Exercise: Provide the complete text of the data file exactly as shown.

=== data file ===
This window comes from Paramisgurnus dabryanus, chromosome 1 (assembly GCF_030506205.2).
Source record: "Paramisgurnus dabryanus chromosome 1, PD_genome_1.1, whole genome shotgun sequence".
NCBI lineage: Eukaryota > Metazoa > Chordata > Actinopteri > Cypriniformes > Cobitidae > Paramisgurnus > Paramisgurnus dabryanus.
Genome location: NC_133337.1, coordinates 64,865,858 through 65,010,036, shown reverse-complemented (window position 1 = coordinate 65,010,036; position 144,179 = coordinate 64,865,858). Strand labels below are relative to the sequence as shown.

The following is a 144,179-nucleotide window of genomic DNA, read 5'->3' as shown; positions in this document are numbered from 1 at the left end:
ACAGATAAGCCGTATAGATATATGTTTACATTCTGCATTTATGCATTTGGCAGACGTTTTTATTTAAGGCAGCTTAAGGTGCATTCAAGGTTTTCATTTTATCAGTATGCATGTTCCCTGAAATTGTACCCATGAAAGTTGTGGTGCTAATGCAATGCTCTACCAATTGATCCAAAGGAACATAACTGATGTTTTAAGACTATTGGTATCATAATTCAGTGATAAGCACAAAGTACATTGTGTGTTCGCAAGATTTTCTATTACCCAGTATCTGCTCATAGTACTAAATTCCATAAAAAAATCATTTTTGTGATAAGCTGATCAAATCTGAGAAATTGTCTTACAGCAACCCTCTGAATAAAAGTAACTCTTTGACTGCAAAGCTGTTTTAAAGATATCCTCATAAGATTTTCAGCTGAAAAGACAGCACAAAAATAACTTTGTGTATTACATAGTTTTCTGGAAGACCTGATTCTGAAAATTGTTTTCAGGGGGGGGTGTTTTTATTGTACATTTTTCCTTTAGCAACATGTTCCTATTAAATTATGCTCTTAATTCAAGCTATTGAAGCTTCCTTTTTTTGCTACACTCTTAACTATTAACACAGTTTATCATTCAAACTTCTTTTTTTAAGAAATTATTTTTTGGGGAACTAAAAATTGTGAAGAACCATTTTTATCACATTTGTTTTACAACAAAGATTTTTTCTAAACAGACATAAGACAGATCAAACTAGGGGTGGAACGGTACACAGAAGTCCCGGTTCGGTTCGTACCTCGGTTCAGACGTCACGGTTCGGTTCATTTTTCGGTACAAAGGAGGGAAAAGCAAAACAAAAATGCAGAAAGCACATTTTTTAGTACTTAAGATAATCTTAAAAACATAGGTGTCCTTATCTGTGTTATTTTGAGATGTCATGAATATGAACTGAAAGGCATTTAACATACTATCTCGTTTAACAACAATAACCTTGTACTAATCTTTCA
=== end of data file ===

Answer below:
This window comes from Paramisgurnus dabryanus, chromosome 1 (assembly GCF_030506205.2).
Source record: "Paramisgurnus dabryanus chromosome 1, PD_genome_1.1, whole genome shotgun sequence".
NCBI lineage: Eukaryota > Metazoa > Chordata > Actinopteri > Cypriniformes > Cobitidae > Paramisgurnus > Paramisgurnus dabryanus.
Genome location: NC_133337.1, coordinates 64,865,858 through 65,010,036, shown reverse-complemented (window position 1 = coordinate 65,010,036; position 144,179 = coordinate 64,865,858). Strand labels below are relative to the sequence as shown.

The following is a 144,179-nucleotide window of genomic DNA, read 5'->3' as shown; positions in this document are numbered from 1 at the left end:
ACAGATAAGCCGTATAGATATATGTTTACATTCTGCATTTATGCATTTGGCAGACGTTTTTATTTAAGGCAGCTTAAGGTGCATTCAAGGTTTTCATTTTATCAGTATGCATGTTCCCTGAAATTGTACCCATGAAAGTTGTGGTGCTAATGCAATGCTCTACCAATTGATCCAAAGGAACATAACTGATGTTTTAAGACTATTGGTATCATAATTCAGTGATAAGCACAAAGTACATTGTGTGTTCGCAAGATTTTCTATTACCCAGTATCTGCTCATAGTACTAAATTCCATAAAAAAATCATTTTTGTGATAAGCTGATCAAATCTGAGAAATTGTCTTACAGCAACCCTCTGAATAAAAGTAACTCTTTGACTGCAAAGCTGTTTTAAAGATATCCTCATAAGATTTTCAGCTGAAAAGACAGCACAAAAATAACTTTGTGTATTACATAGTTTTCTGGAAGACCTGATTCTGAAAATTGTTTTCAGGGGGGGGTGTTTTTATTGTACATTTTTCCTTTAGCAACATGTTCCTATTAAATTATGCTCTTAATTCAAGCTATTGAAGCTTCCTTTTTTTGCTACACTCTTAACTATTAACACAGTTTATCATTCAAACTTCTTTTTTTAAGAAATTATTTTTTGGGGAACTAAAAATTGTGAAGAACCATTTTTATCACATTTGTTTTACAACAAAGATTTTTTCTAAACAGACATAAGACAGATCAAACTAGGGGTGGAACGGTACACAGAAGTCCCGGTTCGGTTCGTACCTCGGTTCAGACGTCACGGTTCGGTTCATTTTTCGGTACAAAGGAGGGAAAAGCAAAACAAAAATGCAGAAAGCACATTTTTTAGTACTTAAGATAATCTTAAAAACATAGGTGTCCTTATCTGTGTTATTTTGAGATGTCATGAATATGAACTGAAAGGCATTTAACATACTATCTCGTTTAACAACAATAACCTTGTACTAATCTTTCA